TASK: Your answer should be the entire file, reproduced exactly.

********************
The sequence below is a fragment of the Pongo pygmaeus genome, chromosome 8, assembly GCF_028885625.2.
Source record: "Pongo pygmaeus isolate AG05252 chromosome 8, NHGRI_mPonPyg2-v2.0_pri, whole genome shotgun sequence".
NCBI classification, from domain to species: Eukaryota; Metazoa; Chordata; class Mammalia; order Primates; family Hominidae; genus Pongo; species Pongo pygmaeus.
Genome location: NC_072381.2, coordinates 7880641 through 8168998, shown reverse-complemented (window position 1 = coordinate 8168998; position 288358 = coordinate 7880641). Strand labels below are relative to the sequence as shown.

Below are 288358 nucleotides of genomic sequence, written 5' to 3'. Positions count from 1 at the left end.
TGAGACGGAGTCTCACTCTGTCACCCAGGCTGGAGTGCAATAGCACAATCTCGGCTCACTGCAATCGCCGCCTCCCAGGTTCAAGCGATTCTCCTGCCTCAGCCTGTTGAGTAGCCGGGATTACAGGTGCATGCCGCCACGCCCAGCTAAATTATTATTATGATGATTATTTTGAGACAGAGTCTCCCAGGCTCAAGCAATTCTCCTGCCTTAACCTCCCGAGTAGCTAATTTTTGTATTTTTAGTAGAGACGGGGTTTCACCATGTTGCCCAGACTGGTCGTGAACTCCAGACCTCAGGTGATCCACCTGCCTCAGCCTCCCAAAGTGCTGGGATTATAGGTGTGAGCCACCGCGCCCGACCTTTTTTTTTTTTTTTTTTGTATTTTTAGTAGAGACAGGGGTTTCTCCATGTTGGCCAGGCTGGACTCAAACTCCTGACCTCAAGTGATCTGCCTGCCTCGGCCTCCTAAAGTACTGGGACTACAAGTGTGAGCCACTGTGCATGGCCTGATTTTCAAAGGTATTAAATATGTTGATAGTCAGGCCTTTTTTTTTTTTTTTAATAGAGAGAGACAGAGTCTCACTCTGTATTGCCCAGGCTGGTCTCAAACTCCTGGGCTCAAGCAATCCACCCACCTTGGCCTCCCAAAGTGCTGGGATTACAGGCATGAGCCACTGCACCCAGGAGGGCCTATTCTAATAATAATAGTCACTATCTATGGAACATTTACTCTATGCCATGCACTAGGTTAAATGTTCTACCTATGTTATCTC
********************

The sequence below is a fragment of the Pongo pygmaeus genome, chromosome 8, assembly GCF_028885625.2.
Source record: "Pongo pygmaeus isolate AG05252 chromosome 8, NHGRI_mPonPyg2-v2.0_pri, whole genome shotgun sequence".
NCBI classification, from domain to species: Eukaryota; Metazoa; Chordata; class Mammalia; order Primates; family Hominidae; genus Pongo; species Pongo pygmaeus.
Genome location: NC_072381.2, coordinates 7880641 through 8168998, shown reverse-complemented (window position 1 = coordinate 8168998; position 288358 = coordinate 7880641). Strand labels below are relative to the sequence as shown.

Below are 288358 nucleotides of genomic sequence, written 5' to 3'. Positions count from 1 at the left end.
TGAGACGGAGTCTCACTCTGTCACCCAGGCTGGAGTGCAATAGCACAATCTCGGCTCACTGCAATCGCCGCCTCCCAGGTTCAAGCGATTCTCCTGCCTCAGCCTGTTGAGTAGCCGGGATTACAGGTGCATGCCGCCACGCCCAGCTAAATTATTATTATGATGATTATTTTGAGACAGAGTCTCCCAGGCTCAAGCAATTCTCCTGCCTTAACCTCCCGAGTAGCTAATTTTTGTATTTTTAGTAGAGACGGGGTTTCACCATGTTGCCCAGACTGGTCGTGAACTCCAGACCTCAGGTGATCCACCTGCCTCAGCCTCCCAAAGTGCTGGGATTATAGGTGTGAGCCACCGCGCCCGACCTTTTTTTTTTTTTTTTTTGTATTTTTAGTAGAGACAGGGGTTTCTCCATGTTGGCCAGGCTGGACTCAAACTCCTGACCTCAAGTGATCTGCCTGCCTCGGCCTCCTAAAGTACTGGGACTACAAGTGTGAGCCACTGTGCATGGCCTGATTTTCAAAGGTATTAAATATGTTGATAGTCAGGCCTTTTTTTTTTTTTTTAATAGAGAGAGACAGAGTCTCACTCTGTATTGCCCAGGCTGGTCTCAAACTCCTGGGCTCAAGCAATCCACCCACCTTGGCCTCCCAAAGTGCTGGGATTACAGGCATGAGCCACTGCACCCAGGAGGGCCTATTCTAATAATAATAGTCACTATCTATGGAACATTTACTCTATGCCATGCACTAGGTTAAATGTTCTACCTATGTTATCTC